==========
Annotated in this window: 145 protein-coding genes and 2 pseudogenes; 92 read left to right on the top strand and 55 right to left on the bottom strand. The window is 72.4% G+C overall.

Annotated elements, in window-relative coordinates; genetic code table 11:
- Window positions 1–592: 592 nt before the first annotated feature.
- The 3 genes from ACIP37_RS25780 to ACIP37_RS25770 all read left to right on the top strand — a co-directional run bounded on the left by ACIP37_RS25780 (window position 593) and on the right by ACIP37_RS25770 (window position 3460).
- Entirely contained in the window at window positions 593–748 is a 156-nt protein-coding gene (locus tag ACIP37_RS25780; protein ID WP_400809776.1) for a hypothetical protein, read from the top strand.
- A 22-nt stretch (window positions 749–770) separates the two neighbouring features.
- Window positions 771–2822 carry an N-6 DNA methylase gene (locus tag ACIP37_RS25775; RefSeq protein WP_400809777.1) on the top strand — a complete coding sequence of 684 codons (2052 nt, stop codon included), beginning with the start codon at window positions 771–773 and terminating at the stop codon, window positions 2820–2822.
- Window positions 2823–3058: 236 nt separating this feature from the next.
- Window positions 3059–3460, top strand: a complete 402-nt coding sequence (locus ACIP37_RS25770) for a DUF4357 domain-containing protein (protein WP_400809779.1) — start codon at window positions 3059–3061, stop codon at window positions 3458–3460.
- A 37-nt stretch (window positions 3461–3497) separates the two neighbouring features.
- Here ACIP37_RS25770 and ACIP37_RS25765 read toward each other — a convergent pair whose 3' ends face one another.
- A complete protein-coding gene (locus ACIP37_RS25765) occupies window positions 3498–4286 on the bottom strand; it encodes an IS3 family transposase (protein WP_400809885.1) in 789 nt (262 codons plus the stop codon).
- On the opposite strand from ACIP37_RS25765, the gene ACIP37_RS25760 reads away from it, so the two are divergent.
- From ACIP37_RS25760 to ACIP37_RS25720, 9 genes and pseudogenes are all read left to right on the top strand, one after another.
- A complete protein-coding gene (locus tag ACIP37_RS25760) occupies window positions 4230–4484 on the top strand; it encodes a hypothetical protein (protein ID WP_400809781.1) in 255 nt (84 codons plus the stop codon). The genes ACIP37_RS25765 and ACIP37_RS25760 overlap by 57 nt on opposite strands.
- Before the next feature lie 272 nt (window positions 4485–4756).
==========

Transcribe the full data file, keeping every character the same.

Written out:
Annotated in this window: 145 protein-coding genes and 2 pseudogenes; 92 read left to right on the top strand and 55 right to left on the bottom strand. The window is 72.4% G+C overall.

Annotated elements, in window-relative coordinates; genetic code table 11:
- Window positions 1–592: 592 nt before the first annotated feature.
- The 3 genes from ACIP37_RS25780 to ACIP37_RS25770 all read left to right on the top strand — a co-directional run bounded on the left by ACIP37_RS25780 (window position 593) and on the right by ACIP37_RS25770 (window position 3460).
- Entirely contained in the window at window positions 593–748 is a 156-nt protein-coding gene (locus tag ACIP37_RS25780; protein ID WP_400809776.1) for a hypothetical protein, read from the top strand.
- A 22-nt stretch (window positions 749–770) separates the two neighbouring features.
- Window positions 771–2822 carry an N-6 DNA methylase gene (locus tag ACIP37_RS25775; RefSeq protein WP_400809777.1) on the top strand — a complete coding sequence of 684 codons (2052 nt, stop codon included), beginning with the start codon at window positions 771–773 and terminating at the stop codon, window positions 2820–2822.
- Window positions 2823–3058: 236 nt separating this feature from the next.
- Window positions 3059–3460, top strand: a complete 402-nt coding sequence (locus ACIP37_RS25770) for a DUF4357 domain-containing protein (protein WP_400809779.1) — start codon at window positions 3059–3061, stop codon at window positions 3458–3460.
- A 37-nt stretch (window positions 3461–3497) separates the two neighbouring features.
- Here ACIP37_RS25770 and ACIP37_RS25765 read toward each other — a convergent pair whose 3' ends face one another.
- A complete protein-coding gene (locus ACIP37_RS25765) occupies window positions 3498–4286 on the bottom strand; it encodes an IS3 family transposase (protein WP_400809885.1) in 789 nt (262 codons plus the stop codon).
- On the opposite strand from ACIP37_RS25765, the gene ACIP37_RS25760 reads away from it, so the two are divergent.
- From ACIP37_RS25760 to ACIP37_RS25720, 9 genes and pseudogenes are all read left to right on the top strand, one after another.
- A complete protein-coding gene (locus tag ACIP37_RS25760) occupies window positions 4230–4484 on the top strand; it encodes a hypothetical protein (protein ID WP_400809781.1) in 255 nt (84 codons plus the stop codon). The genes ACIP37_RS25765 and ACIP37_RS25760 overlap by 57 nt on opposite strands.
- Before the next feature lie 272 nt (window positions 4485–4756).